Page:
A programmable logic circuit, or programmable logic network, is a logic integrated circuit that can be reprogrammed after manufacture. It is made up of many elementary logic cells that can be freely assembled. The English acronyms commonly designate this type of electronic component:
FPGA (field-programmable gate array, programmable network gate in situ)
Although fundamentally synonymous, these terms are not generally interchangeable in the commercial vocabulary of manufacturers: FPGA rather designates components with RAM technology, EPLD components with FLASH technology, and PAL components with fuse technology.
The programmable logic arrays are compounds circuits many elementary logic cells freely assembled. These are connected permanently or reversibly by programming to achieve the desired digital functions. The advantage is that the same chip can be used in many different electronic systems.
Some models also include: the memory of use generally blocks “DSP” cords of locked loops stage for clock generation.
Most modern large FPGAs are based on SRAM cells to be interconnected for both circuit routing and logic blocks.
A logic block comprises a correspondence table (LUT or Look-Up-Table) and a flip-flop (Flip-Flop in English). The LUT is used to implement logic equations, typically having 4-6 inputs and one output. It can, however, be considered as small memory, a multiplexer or a shift register. The register is used to store a state (sequential machine) or synchronize a signal (pipeline).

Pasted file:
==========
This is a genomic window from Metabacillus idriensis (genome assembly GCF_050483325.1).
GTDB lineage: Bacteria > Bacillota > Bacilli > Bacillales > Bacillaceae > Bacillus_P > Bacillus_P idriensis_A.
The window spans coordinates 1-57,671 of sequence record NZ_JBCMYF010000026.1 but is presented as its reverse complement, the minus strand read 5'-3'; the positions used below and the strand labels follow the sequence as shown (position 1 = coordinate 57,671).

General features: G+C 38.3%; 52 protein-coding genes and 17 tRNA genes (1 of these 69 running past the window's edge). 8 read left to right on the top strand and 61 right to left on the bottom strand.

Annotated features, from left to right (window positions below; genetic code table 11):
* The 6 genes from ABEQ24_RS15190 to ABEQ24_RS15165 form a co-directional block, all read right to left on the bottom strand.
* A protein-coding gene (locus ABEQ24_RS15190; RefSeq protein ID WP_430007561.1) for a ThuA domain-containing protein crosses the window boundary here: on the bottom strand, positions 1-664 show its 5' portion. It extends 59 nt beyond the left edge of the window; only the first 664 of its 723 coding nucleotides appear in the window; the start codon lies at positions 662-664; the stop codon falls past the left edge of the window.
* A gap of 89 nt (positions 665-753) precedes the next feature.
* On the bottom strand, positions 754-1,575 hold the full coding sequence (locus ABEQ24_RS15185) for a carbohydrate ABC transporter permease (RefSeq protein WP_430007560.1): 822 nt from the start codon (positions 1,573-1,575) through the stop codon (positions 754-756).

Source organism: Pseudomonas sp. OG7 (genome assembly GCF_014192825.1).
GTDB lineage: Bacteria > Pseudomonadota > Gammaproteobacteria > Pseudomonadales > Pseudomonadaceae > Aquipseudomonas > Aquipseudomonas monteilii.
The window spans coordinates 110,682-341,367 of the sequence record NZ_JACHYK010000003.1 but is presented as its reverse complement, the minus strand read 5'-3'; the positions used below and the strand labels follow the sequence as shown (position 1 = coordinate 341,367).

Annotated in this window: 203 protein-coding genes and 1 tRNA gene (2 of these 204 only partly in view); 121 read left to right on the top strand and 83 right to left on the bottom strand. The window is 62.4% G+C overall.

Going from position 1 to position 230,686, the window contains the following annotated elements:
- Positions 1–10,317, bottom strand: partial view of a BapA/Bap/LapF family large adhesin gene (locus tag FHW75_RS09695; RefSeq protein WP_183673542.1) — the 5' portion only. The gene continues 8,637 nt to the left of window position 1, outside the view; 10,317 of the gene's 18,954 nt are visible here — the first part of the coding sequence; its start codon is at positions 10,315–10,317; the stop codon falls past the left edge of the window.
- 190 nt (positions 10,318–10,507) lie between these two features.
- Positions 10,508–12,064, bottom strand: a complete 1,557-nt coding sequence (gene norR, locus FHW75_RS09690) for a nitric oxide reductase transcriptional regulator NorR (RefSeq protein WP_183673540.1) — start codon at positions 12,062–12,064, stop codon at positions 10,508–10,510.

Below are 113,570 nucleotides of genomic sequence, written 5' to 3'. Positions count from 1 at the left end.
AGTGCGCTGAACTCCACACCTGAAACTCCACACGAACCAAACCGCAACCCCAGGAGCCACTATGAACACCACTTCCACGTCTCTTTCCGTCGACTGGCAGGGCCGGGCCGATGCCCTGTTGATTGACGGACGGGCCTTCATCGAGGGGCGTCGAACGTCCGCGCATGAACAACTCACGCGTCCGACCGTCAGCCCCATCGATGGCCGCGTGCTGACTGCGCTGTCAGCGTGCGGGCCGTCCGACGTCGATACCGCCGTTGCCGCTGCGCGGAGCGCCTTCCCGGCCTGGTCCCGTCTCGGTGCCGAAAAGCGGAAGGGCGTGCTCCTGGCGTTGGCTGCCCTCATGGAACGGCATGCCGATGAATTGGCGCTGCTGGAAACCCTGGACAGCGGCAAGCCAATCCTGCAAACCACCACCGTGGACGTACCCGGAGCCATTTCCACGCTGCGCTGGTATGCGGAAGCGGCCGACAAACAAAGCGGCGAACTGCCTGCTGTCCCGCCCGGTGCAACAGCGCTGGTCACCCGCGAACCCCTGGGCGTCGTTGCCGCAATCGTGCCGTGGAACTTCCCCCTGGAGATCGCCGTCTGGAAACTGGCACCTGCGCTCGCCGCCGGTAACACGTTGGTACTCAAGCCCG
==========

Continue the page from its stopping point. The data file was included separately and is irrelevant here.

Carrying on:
The logic blocks, present in large numbers on the chip (from a few thousand to a few million in 2007), are connected by a configurable routing matrix. This allows the component to be reconfigured at will but occupies an essential place on silicon and justifies the high cost of FPGA components.
The Current Densities No Longer Allow Manual Routing
It is an automatic placement-routing tool that matches the logic diagram desired by the designer and the hardware resources of the chip. As time propagation dependent on the length of logic cells between links and the Agents routers optimization algorithms are not deterministic, performance (max frequency) obtained in a custom FPGA board vary from one design to the other. On the other hand, resource use is excellent, and occupancy rates of the logic block more significant than 90% are possible.
As the configuration (routing and LUTs) is done by volatile memory points, it is necessary to save the FPGA design in an external non-volatile memory, generally a serial Flash memory, compatible with JTAG. However, some manufacturers are distinguished by using EEPROM cells for configuration, eliminating the need for external memory, or by an anti-fuse arrangement (programming by a high voltage makes a dielectric “snap”, creating a contact). However, this latest technology cannot be reconfigured.
Benefits of using modern FPGA
Modern FPGAs are large enough and contain enough memory to be configured to house a processor core or DSP to run the software. In this case, we speak of a softcore processor instead of hard-core microprocessors buried in silicon. Today, FPGA manufacturers even integrate one or more “hard-core” processor cores on the same component to conserve the configurable logical resources of the element. This does not exclude the use of a softcore processor, which has many advantages.